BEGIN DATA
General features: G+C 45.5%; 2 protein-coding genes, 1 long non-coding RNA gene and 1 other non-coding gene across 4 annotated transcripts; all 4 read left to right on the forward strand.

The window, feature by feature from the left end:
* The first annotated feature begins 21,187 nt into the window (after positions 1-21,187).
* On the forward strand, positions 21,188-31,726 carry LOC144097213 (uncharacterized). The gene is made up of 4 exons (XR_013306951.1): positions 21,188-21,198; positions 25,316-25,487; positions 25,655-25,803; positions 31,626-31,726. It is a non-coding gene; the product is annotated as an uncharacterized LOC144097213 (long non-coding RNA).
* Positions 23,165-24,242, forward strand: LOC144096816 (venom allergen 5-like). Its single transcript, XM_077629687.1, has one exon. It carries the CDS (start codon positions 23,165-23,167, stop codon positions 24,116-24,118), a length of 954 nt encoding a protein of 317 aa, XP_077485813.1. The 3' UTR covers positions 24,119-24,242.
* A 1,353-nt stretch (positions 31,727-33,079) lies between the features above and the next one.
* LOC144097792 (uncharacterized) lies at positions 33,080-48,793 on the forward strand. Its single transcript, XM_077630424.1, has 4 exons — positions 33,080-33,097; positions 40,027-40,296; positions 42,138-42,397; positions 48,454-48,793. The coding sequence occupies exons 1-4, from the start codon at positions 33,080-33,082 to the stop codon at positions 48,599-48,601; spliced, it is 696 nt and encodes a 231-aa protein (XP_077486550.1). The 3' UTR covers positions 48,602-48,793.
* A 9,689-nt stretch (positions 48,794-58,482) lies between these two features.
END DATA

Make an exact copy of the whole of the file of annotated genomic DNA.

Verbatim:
General features: G+C 45.5%; 2 protein-coding genes, 1 long non-coding RNA gene and 1 other non-coding gene across 4 annotated transcripts; all 4 read left to right on the forward strand.

The window, feature by feature from the left end:
* The first annotated feature begins 21,187 nt into the window (after positions 1-21,187).
* On the forward strand, positions 21,188-31,726 carry LOC144097213 (uncharacterized). The gene is made up of 4 exons (XR_013306951.1): positions 21,188-21,198; positions 25,316-25,487; positions 25,655-25,803; positions 31,626-31,726. It is a non-coding gene; the product is annotated as an uncharacterized LOC144097213 (long non-coding RNA).
* Positions 23,165-24,242, forward strand: LOC144096816 (venom allergen 5-like). Its single transcript, XM_077629687.1, has one exon. It carries the CDS (start codon positions 23,165-23,167, stop codon positions 24,116-24,118), a length of 954 nt encoding a protein of 317 aa, XP_077485813.1. The 3' UTR covers positions 24,119-24,242.
* A 1,353-nt stretch (positions 31,727-33,079) lies between the features above and the next one.
* LOC144097792 (uncharacterized) lies at positions 33,080-48,793 on the forward strand. Its single transcript, XM_077630424.1, has 4 exons — positions 33,080-33,097; positions 40,027-40,296; positions 42,138-42,397; positions 48,454-48,793. The coding sequence occupies exons 1-4, from the start codon at positions 33,080-33,082 to the stop codon at positions 48,599-48,601; spliced, it is 696 nt and encodes a 231-aa protein (XP_077486550.1). The 3' UTR covers positions 48,602-48,793.
* A 9,689-nt stretch (positions 48,794-58,482) lies between these two features.